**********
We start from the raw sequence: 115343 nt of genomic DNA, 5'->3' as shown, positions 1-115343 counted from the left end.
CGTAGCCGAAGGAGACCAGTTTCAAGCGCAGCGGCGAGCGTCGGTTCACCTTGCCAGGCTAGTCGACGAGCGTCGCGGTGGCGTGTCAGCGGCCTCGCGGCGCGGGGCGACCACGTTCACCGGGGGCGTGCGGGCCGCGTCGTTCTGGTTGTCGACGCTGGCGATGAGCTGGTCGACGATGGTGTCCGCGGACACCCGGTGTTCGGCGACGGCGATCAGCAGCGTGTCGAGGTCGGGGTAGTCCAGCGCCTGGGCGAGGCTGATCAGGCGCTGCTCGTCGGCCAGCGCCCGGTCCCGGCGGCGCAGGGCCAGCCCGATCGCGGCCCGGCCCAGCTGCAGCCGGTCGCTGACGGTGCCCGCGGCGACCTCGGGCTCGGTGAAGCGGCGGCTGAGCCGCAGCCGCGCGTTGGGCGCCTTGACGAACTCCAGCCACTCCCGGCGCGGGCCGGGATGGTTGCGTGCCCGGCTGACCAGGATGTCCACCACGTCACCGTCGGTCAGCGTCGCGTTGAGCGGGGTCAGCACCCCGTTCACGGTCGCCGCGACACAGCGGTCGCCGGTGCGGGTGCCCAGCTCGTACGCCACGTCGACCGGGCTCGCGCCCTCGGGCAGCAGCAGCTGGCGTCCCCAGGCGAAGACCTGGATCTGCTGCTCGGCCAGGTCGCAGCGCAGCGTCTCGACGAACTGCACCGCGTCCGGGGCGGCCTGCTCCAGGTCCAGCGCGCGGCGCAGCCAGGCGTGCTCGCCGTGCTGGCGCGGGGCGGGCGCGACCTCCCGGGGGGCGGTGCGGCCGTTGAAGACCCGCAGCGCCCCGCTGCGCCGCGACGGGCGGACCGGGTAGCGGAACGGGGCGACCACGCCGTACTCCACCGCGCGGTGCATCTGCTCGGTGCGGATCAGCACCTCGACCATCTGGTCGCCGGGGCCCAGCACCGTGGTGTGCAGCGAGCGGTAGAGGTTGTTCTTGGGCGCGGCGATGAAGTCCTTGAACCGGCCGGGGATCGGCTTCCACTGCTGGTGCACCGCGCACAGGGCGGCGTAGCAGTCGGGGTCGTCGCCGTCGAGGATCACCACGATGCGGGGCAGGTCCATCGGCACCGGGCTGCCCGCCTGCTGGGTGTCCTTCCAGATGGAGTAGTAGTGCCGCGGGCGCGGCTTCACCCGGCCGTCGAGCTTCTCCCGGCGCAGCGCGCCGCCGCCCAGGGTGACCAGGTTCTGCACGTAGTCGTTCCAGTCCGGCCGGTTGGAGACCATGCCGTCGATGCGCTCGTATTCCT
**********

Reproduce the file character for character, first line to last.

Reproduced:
We start from the raw sequence: 115343 nt of genomic DNA, 5'->3' as shown, positions 1-115343 counted from the left end.
CGTAGCCGAAGGAGACCAGTTTCAAGCGCAGCGGCGAGCGTCGGTTCACCTTGCCAGGCTAGTCGACGAGCGTCGCGGTGGCGTGTCAGCGGCCTCGCGGCGCGGGGCGACCACGTTCACCGGGGGCGTGCGGGCCGCGTCGTTCTGGTTGTCGACGCTGGCGATGAGCTGGTCGACGATGGTGTCCGCGGACACCCGGTGTTCGGCGACGGCGATCAGCAGCGTGTCGAGGTCGGGGTAGTCCAGCGCCTGGGCGAGGCTGATCAGGCGCTGCTCGTCGGCCAGCGCCCGGTCCCGGCGGCGCAGGGCCAGCCCGATCGCGGCCCGGCCCAGCTGCAGCCGGTCGCTGACGGTGCCCGCGGCGACCTCGGGCTCGGTGAAGCGGCGGCTGAGCCGCAGCCGCGCGTTGGGCGCCTTGACGAACTCCAGCCACTCCCGGCGCGGGCCGGGATGGTTGCGTGCCCGGCTGACCAGGATGTCCACCACGTCACCGTCGGTCAGCGTCGCGTTGAGCGGGGTCAGCACCCCGTTCACGGTCGCCGCGACACAGCGGTCGCCGGTGCGGGTGCCCAGCTCGTACGCCACGTCGACCGGGCTCGCGCCCTCGGGCAGCAGCAGCTGGCGTCCCCAGGCGAAGACCTGGATCTGCTGCTCGGCCAGGTCGCAGCGCAGCGTCTCGACGAACTGCACCGCGTCCGGGGCGGCCTGCTCCAGGTCCAGCGCGCGGCGCAGCCAGGCGTGCTCGCCGTGCTGGCGCGGGGCGGGCGCGACCTCCCGGGGGGCGGTGCGGCCGTTGAAGACCCGCAGCGCCCCGCTGCGCCGCGACGGGCGGACCGGGTAGCGGAACGGGGCGACCACGCCGTACTCCACCGCGCGGTGCATCTGCTCGGTGCGGATCAGCACCTCGACCATCTGGTCGCCGGGGCCCAGCACCGTGGTGTGCAGCGAGCGGTAGAGGTTGTTCTTGGGCGCGGCGATGAAGTCCTTGAACCGGCCGGGGATCGGCTTCCACTGCTGGTGCACCGCGCACAGGGCGGCGTAGCAGTCGGGGTCGTCGCCGTCGAGGATCACCACGATGCGGGGCAGGTCCATCGGCACCGGGCTGCCCGCCTGCTGGGTGTCCTTCCAGATGGAGTAGTAGTGCCGCGGGCGCGGCTTCACCCGGCCGTCGAGCTTCTCCCGGCGCAGCGCGCCGCCGCCCAGGGTGACCAGGTTCTGCACGTAGTCGTTCCAGTCCGGCCGGTTGGAGACCATGCCGTCGATGCGCTCGTATTCCT